Women of the World: Chimamanda Ngozi Adichie

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CHIMAMANDA

*Picture was taken from blavity.com

To explore the complex world of modern-day feminism, we must take a look at one woman whose name is synonymous with present-day gender equality issues; Nigerian novelist Chimamanda Ngozi Adichie. She may be facing a backlash from her controversial comments on transgender women, but her work speaks for itself. She’s a prominent public speaker on the Ted X network and a recipient of a plethora of prizes and awards including the MacArthur Genius Grant, now she uses her fame to highlight issues facing women today.

Chimamanda was born in the city of Enugu and grew up in a large family, with six siblings. She went on to study medicine at the University of Nigeria and graduated summa cum laude, but later found her true calling in 2003 when she went on to study a Master’s degree in creative writing.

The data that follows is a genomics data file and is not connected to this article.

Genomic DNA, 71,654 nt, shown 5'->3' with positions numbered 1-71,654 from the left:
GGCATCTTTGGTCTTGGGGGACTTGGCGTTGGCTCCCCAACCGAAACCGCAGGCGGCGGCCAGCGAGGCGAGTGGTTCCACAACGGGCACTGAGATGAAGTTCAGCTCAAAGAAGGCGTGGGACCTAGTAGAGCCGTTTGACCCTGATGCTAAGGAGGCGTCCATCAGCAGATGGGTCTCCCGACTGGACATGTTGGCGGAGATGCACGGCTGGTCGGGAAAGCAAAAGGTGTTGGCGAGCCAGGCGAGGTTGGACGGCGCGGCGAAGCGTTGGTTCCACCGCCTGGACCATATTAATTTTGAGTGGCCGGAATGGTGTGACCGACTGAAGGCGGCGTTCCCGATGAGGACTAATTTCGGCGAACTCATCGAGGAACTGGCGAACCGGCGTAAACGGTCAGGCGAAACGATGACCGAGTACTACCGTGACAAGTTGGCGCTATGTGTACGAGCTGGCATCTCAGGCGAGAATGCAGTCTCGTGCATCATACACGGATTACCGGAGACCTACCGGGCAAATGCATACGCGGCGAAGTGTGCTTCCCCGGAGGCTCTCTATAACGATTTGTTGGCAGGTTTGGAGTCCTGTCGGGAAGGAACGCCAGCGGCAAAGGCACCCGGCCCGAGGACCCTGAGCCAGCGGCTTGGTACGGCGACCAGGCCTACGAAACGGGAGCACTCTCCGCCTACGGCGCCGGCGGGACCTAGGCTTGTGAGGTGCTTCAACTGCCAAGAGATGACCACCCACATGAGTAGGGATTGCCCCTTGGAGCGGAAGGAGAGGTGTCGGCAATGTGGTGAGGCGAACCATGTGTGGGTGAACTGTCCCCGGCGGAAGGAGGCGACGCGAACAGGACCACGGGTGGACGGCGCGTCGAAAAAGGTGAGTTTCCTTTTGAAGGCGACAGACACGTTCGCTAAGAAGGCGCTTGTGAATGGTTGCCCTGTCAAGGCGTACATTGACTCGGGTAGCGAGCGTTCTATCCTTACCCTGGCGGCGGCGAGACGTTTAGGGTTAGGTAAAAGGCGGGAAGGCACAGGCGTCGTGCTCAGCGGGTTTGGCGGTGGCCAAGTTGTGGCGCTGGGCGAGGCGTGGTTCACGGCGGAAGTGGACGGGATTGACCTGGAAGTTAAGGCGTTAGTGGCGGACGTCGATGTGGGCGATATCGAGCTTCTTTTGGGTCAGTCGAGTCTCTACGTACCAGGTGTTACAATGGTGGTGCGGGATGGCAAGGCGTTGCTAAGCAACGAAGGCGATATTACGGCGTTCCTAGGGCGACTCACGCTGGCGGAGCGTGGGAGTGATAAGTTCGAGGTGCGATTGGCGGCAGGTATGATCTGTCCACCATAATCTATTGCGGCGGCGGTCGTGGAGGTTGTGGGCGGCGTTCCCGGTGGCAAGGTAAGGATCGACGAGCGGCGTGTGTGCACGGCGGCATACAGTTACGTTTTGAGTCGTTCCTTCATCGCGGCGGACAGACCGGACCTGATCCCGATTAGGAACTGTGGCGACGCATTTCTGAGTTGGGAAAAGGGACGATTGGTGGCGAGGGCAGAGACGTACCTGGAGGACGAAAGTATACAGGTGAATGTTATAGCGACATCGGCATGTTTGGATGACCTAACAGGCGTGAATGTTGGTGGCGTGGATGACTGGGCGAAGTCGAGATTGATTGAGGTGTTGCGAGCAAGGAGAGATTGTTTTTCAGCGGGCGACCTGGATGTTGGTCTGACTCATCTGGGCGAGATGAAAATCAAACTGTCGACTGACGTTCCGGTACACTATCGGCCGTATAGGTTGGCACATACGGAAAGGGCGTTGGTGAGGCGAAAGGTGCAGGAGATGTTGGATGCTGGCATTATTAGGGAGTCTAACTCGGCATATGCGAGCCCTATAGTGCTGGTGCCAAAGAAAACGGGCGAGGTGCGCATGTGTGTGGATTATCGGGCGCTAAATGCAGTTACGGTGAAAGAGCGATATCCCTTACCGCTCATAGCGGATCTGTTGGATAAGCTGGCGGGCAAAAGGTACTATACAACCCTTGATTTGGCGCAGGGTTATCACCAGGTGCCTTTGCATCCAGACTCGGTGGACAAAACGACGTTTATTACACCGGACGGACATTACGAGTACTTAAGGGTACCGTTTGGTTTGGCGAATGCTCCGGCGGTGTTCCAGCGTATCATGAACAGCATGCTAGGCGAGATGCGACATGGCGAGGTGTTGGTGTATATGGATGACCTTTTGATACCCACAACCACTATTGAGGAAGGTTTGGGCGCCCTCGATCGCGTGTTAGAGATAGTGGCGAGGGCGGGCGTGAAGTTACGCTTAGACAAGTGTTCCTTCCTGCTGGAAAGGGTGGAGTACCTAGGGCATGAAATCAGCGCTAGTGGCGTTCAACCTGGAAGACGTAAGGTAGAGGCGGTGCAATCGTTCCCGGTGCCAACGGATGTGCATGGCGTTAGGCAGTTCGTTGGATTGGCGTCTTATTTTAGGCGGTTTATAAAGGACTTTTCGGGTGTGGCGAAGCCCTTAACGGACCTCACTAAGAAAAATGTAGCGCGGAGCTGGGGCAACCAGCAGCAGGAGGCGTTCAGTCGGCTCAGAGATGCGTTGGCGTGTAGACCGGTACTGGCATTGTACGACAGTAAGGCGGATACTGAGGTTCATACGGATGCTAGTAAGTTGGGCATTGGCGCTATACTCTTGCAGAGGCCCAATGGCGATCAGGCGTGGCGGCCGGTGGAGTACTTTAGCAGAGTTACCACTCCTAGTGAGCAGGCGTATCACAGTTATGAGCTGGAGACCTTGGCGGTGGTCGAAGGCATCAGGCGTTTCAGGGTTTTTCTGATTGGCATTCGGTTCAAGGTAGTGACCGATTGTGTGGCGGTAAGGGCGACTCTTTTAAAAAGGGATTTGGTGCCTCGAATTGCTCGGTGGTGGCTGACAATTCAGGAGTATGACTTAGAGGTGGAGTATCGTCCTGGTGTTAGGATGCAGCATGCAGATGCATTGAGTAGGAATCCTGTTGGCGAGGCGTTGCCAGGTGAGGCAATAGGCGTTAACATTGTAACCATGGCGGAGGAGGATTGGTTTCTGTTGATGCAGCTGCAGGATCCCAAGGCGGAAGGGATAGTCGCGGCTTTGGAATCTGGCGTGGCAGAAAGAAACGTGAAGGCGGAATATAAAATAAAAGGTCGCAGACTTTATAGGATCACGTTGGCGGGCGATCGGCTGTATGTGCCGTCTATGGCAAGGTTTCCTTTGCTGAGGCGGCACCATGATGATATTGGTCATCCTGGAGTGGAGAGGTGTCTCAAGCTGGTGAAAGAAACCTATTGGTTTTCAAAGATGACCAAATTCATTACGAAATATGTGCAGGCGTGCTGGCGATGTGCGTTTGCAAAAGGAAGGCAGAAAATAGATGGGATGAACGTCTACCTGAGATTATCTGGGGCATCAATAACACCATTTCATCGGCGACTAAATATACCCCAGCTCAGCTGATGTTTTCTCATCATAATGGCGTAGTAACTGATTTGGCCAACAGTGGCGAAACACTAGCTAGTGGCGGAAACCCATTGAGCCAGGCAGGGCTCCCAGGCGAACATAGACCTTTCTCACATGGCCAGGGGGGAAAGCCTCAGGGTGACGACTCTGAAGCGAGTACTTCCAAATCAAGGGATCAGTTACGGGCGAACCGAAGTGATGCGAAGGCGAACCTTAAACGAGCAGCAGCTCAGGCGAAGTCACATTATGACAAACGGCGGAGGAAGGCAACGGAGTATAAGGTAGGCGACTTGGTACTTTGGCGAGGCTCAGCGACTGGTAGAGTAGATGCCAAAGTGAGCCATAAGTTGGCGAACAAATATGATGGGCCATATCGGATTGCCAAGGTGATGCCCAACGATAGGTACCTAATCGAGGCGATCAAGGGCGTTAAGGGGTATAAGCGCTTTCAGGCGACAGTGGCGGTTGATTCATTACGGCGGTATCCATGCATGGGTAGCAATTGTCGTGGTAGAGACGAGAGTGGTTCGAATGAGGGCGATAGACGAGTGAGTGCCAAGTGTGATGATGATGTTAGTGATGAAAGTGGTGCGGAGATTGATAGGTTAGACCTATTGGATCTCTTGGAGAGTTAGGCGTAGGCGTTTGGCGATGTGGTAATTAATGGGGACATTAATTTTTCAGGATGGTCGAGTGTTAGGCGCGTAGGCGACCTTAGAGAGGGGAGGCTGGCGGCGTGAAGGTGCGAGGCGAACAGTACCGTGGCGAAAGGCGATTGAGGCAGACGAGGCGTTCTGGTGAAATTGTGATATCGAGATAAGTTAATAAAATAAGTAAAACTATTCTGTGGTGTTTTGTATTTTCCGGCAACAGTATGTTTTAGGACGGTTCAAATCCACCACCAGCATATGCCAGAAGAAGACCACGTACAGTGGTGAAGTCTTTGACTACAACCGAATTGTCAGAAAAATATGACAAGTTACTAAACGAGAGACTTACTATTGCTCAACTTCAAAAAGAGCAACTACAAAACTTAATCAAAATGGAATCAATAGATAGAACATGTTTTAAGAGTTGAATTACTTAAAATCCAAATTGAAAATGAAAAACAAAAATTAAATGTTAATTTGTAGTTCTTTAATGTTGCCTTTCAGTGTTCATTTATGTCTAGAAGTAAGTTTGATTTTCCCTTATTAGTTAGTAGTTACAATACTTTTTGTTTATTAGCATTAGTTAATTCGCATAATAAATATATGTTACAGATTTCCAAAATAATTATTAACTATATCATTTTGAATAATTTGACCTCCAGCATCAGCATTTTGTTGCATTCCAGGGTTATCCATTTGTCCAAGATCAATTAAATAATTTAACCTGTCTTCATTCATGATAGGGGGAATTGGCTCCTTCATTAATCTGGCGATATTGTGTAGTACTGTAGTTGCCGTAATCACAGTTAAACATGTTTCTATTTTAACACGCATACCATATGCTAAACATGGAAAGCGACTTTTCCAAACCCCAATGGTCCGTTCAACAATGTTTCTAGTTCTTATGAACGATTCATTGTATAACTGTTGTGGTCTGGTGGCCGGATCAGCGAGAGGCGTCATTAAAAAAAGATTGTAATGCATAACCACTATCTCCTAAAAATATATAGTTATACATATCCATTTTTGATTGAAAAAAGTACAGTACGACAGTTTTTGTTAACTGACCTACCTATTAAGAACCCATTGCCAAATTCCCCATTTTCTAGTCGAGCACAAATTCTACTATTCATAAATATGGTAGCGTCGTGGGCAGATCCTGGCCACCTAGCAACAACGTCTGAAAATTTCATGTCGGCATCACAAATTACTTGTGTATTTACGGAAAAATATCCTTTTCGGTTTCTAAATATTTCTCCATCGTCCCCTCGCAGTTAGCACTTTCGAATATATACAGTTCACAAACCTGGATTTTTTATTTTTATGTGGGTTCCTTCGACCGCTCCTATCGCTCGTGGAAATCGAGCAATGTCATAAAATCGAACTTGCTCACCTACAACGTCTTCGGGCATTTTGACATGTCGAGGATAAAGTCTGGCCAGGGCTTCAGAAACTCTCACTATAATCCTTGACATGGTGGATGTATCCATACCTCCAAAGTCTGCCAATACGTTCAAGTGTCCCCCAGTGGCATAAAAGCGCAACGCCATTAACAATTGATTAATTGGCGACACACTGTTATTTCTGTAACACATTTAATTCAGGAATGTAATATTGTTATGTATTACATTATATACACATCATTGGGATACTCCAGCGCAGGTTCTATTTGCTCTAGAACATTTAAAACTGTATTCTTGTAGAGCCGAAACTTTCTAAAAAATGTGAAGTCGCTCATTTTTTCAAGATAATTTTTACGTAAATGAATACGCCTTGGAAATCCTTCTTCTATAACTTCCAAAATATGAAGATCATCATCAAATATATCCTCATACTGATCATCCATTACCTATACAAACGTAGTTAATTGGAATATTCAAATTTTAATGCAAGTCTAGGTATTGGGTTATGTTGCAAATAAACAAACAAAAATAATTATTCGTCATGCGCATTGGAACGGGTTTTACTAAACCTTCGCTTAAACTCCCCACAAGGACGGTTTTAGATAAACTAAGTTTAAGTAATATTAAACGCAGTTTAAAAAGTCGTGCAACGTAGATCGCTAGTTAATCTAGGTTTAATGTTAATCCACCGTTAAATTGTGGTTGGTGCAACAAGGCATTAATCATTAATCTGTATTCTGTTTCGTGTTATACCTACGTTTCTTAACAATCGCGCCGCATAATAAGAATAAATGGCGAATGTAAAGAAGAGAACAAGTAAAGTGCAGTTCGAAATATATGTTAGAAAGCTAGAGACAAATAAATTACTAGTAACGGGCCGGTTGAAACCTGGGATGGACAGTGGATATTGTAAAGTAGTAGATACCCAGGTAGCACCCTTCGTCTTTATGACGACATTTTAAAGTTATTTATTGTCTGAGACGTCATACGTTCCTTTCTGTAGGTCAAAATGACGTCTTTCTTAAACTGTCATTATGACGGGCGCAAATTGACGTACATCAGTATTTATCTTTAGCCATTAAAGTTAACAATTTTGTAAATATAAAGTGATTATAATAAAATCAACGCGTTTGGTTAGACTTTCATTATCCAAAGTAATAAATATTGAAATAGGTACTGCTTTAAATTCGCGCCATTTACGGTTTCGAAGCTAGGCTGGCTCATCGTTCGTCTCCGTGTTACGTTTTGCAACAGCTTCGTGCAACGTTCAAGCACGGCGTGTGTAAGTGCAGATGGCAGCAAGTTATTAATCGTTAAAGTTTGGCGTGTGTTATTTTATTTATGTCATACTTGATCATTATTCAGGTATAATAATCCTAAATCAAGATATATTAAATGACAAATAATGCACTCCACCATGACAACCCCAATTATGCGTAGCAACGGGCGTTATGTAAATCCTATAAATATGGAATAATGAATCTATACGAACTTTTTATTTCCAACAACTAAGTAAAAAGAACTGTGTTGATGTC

Her writing career began in 1997, when she published a collection of poems entitled Decisions and went on to write critically acclaimed novels such as Purple Hibiscus in 2003 and Half a Yellow Sun in 2006. Throughout her career, she has professed herself as a feminist and used her exceptional education to discuss the issues facing women and Nigeria. Chimamanda learnt her strong female sensibilities from her Mother, Grace Ifeoma, who was the first woman to be registrar at the University of Nigeria. 

In her acceptance speech for the Girls right now award, rather than referencing her own life, she decided to give some advice, we should all live our lives by: “I think our society teaches young girls the idea that likeability is an essential part of the space you occupy in the world,” She exclaimed. “That you’re supposed to twist yourself into shapes to make yourself likeable. That you’re supposed to kind of hold back sometimes, pull back. Don’t quite say, don’t be too pushy … because you have to be likeable. And I say that is bullshit.”

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